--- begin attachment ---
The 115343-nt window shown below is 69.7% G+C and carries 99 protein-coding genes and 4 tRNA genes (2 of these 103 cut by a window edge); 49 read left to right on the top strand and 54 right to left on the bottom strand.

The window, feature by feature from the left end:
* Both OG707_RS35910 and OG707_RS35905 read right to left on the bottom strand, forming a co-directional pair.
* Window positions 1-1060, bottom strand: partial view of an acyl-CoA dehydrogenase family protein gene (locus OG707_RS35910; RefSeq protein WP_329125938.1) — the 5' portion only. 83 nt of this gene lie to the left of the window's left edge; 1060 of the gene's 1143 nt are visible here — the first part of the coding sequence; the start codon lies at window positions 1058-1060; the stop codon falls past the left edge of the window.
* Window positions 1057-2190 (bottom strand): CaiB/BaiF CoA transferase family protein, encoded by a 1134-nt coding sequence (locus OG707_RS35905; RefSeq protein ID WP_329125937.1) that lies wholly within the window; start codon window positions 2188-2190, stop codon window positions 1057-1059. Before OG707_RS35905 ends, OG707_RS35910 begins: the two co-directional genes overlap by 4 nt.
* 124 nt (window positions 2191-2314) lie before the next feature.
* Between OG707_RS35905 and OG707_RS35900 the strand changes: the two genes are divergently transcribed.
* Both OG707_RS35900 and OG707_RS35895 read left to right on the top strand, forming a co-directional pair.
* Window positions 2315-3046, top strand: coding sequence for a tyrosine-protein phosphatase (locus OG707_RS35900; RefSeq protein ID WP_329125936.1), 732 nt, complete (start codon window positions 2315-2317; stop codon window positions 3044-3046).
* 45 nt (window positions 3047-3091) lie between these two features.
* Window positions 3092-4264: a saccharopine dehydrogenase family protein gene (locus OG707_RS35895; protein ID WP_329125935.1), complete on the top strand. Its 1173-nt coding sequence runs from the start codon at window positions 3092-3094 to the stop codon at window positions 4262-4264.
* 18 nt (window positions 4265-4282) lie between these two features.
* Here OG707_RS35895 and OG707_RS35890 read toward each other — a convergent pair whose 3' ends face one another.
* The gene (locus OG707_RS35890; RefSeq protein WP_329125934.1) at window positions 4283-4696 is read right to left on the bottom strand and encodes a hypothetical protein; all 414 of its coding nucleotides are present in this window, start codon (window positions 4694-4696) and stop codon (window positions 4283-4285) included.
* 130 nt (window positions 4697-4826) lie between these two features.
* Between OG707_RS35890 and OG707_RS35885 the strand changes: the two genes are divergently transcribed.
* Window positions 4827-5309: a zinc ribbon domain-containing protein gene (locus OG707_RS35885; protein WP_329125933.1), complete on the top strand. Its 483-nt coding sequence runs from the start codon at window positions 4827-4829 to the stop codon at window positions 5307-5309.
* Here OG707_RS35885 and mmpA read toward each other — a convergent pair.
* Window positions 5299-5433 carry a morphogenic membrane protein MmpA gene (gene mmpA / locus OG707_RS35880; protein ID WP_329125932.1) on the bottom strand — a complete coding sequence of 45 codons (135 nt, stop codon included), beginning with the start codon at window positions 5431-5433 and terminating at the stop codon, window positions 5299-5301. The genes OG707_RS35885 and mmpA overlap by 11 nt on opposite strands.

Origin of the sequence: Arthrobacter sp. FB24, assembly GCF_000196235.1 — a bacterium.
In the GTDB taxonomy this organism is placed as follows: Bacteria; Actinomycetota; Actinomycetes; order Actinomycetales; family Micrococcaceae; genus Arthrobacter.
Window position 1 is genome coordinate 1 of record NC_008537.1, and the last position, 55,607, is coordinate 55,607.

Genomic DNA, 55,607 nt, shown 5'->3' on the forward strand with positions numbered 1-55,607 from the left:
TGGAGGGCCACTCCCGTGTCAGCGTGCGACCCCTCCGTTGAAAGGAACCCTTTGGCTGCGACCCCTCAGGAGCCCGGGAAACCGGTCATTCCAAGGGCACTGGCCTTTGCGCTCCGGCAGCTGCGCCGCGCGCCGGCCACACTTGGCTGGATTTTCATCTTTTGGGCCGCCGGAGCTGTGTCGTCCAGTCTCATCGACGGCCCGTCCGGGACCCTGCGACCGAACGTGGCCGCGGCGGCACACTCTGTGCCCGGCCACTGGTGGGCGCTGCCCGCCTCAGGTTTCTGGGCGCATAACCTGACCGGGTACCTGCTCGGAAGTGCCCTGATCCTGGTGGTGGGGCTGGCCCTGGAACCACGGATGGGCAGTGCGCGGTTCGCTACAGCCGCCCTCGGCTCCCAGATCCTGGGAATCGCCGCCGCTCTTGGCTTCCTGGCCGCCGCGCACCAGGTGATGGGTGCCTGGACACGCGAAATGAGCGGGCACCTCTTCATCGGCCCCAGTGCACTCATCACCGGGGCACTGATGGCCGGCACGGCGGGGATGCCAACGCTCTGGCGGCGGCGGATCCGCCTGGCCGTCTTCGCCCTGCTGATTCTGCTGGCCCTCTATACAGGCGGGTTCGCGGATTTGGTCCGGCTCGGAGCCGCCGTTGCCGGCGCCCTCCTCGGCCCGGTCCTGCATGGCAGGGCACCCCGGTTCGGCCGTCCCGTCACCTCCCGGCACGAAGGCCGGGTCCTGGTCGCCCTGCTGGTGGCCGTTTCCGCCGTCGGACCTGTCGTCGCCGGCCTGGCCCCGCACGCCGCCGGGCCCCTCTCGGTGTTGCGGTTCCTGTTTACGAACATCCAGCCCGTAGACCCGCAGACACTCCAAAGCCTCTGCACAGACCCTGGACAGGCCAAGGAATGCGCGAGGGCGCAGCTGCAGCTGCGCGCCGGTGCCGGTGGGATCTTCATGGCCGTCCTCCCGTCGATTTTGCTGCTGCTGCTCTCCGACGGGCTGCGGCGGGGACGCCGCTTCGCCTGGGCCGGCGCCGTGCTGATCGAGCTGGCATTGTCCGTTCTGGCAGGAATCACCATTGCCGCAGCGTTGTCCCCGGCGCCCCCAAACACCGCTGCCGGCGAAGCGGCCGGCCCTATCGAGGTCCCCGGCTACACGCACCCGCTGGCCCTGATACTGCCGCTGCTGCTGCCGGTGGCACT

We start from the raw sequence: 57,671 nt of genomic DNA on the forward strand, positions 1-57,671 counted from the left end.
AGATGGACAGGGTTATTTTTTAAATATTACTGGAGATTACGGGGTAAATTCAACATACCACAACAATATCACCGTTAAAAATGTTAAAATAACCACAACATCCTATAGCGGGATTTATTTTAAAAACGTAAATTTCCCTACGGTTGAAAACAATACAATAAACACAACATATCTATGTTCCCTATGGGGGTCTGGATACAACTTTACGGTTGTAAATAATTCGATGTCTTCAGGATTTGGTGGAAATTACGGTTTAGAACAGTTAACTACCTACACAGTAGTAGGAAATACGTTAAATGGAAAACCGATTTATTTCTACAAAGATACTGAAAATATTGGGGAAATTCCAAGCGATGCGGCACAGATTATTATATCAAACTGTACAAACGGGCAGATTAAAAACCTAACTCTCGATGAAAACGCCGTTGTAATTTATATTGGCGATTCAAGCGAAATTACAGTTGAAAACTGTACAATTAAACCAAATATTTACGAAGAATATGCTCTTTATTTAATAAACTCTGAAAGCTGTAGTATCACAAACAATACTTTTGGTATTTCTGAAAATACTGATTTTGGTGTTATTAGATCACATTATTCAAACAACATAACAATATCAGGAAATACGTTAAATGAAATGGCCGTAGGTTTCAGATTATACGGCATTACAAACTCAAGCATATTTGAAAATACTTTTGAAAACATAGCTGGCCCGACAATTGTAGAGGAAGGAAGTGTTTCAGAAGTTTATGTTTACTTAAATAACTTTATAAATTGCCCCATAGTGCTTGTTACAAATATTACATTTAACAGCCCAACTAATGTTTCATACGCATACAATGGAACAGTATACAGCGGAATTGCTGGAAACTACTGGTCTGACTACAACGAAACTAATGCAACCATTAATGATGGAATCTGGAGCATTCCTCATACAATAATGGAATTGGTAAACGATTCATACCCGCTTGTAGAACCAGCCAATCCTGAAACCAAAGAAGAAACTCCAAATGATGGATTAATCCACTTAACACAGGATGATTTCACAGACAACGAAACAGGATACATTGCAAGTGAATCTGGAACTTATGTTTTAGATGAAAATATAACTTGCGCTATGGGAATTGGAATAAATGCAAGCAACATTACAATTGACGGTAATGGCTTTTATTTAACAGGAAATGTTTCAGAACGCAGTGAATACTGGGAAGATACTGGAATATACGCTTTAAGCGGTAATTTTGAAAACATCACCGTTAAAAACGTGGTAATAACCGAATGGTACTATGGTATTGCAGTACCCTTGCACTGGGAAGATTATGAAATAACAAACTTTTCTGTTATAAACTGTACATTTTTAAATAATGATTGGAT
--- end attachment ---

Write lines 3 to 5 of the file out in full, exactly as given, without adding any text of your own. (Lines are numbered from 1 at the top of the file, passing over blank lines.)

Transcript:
* Both OG707_RS35910 and OG707_RS35905 read right to left on the bottom strand, forming a co-directional pair.
* Window positions 1-1060, bottom strand: partial view of an acyl-CoA dehydrogenase family protein gene (locus OG707_RS35910; RefSeq protein WP_329125938.1) — the 5' portion only. 83 nt of this gene lie to the left of the window's left edge; 1060 of the gene's 1143 nt are visible here — the first part of the coding sequence; the start codon lies at window positions 1058-1060; the stop codon falls past the left edge of the window.
* Window positions 1057-2190 (bottom strand): CaiB/BaiF CoA transferase family protein, encoded by a 1134-nt coding sequence (locus OG707_RS35905; RefSeq protein ID WP_329125937.1) that lies wholly within the window; start codon window positions 2188-2190, stop codon window positions 1057-1059. Before OG707_RS35905 ends, OG707_RS35910 begins: the two co-directional genes overlap by 4 nt.